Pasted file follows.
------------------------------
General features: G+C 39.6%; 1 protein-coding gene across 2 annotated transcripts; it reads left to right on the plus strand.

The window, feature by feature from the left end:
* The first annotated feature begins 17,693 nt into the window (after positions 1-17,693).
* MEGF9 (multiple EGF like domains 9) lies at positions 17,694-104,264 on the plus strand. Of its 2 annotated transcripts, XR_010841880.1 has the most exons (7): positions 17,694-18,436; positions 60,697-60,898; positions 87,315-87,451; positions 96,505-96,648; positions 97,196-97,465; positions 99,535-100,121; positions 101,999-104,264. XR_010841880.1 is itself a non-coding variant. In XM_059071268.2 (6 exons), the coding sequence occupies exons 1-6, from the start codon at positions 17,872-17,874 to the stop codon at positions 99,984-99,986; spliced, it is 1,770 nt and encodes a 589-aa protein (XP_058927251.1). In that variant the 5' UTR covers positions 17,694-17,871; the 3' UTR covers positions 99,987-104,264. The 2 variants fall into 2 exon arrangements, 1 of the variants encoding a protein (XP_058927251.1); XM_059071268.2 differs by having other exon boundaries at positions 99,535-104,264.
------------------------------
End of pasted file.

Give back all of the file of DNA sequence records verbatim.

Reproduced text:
General features: G+C 39.6%; 1 protein-coding gene across 2 annotated transcripts; it reads left to right on the plus strand.

The window, feature by feature from the left end:
* The first annotated feature begins 17,693 nt into the window (after positions 1-17,693).
* MEGF9 (multiple EGF like domains 9) lies at positions 17,694-104,264 on the plus strand. Of its 2 annotated transcripts, XR_010841880.1 has the most exons (7): positions 17,694-18,436; positions 60,697-60,898; positions 87,315-87,451; positions 96,505-96,648; positions 97,196-97,465; positions 99,535-100,121; positions 101,999-104,264. XR_010841880.1 is itself a non-coding variant. In XM_059071268.2 (6 exons), the coding sequence occupies exons 1-6, from the start codon at positions 17,872-17,874 to the stop codon at positions 99,984-99,986; spliced, it is 1,770 nt and encodes a 589-aa protein (XP_058927251.1). In that variant the 5' UTR covers positions 17,694-17,871; the 3' UTR covers positions 99,987-104,264. The 2 variants fall into 2 exon arrangements, 1 of the variants encoding a protein (XP_058927251.1); XM_059071268.2 differs by having other exon boundaries at positions 99,535-104,264.